Now is a time of great interest in mathematics education. Student performance, curriculum, and teacher education are the subjects of much scrutiny and debate. Studies on the mathematical knowledge of prospective and practicing U. S. teachers suggest ways to improve their mathematical educations. It is often assumed that because the topics covered in K12 mathematics are so basic, they should be easy to teach. However, research in mathematics education has shown that to teach well, substantial mathematical understanding is necessaryeven to teach wholenumber arithmetic. Prospective teachers need a solid understanding of mathematics so that they can teach it as a coherent, reasoned activity and communicate its elegance and power. This volume gathers and reports current thinking on curriculum and policy issues affecting the mathematical education of teachers. It considers two general themes: (1) the intellectual substance in school mathematics; and (2) the special nature of the mathematical knowledge needed for teaching. The underlying study was funded by a grant from the U.S. Department of Education. The mathematical knowledge needed for teaching is quite different from that required by students pursuing other mathematicsrelated professions. Material here is geared toward stimulating efforts on individual campuses to improve programs for prospective teachers. This report contains general recommendations for all grades and extensive discussions of the specific mathematical knowledge required for teaching elementary, middle, and highschool grades, respectively. It is also designed to marshal efforts in the mathematical sciences community to back important national initiatives to improve mathematics education and to expand professional development opportunities. The book will be an important resource for mathematics faculty and other parties involved in the mathematical education of teachers. This series is published in cooperation with the Mathematical Association of America. Readership Graduate students, research mathematicians, mathematics faculty, and those interested in the mathematical education of teachers. Reviews "This publication is clearly an important document for college faculty members who are responsible for the mathematics preparation of teachers. It makes a strong attempt to communicate the legitimacy of pedagogical content knowledge."  JSTOR "The writers of this material clearly are knowledgeable about the current problems with preparing teachers to have special, pedagogical understanding of mathematics. They discuss the need for teachers to know the specific ideas that cause the most difficulty for students ... highly recommend the book."  Teaching Children Mathematics Table of Contents Part 1  Changing expectations, new realizations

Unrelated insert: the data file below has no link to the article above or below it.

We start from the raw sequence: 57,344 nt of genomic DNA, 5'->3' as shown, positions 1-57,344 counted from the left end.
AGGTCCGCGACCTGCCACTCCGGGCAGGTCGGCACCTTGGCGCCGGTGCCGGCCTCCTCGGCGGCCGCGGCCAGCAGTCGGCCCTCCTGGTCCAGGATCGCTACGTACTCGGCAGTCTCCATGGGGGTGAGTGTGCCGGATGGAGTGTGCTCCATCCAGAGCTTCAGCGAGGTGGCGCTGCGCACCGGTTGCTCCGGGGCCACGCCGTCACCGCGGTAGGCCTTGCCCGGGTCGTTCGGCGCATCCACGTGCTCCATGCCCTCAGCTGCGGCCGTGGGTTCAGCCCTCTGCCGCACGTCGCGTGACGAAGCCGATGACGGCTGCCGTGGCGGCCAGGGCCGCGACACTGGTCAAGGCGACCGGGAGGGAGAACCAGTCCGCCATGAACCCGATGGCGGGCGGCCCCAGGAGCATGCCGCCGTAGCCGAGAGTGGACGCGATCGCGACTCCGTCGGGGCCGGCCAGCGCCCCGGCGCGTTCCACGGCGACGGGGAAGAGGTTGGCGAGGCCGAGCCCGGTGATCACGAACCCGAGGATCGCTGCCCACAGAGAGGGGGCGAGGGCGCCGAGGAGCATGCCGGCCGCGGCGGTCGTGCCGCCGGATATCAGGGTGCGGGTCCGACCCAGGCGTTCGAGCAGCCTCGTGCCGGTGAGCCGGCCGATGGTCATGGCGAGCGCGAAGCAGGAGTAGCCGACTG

General recommendations
 Recommendations for elementary teacher preparation
 Recommendations for middle grades teacher preparation
 Recommendations for high school teacher preparation
 Recommendations for technology in teacher preparation
 Relevant reports
Part 2  The preparation of elementary teachers
 The preparation of middle grades teachers
 The preparation of high school teachers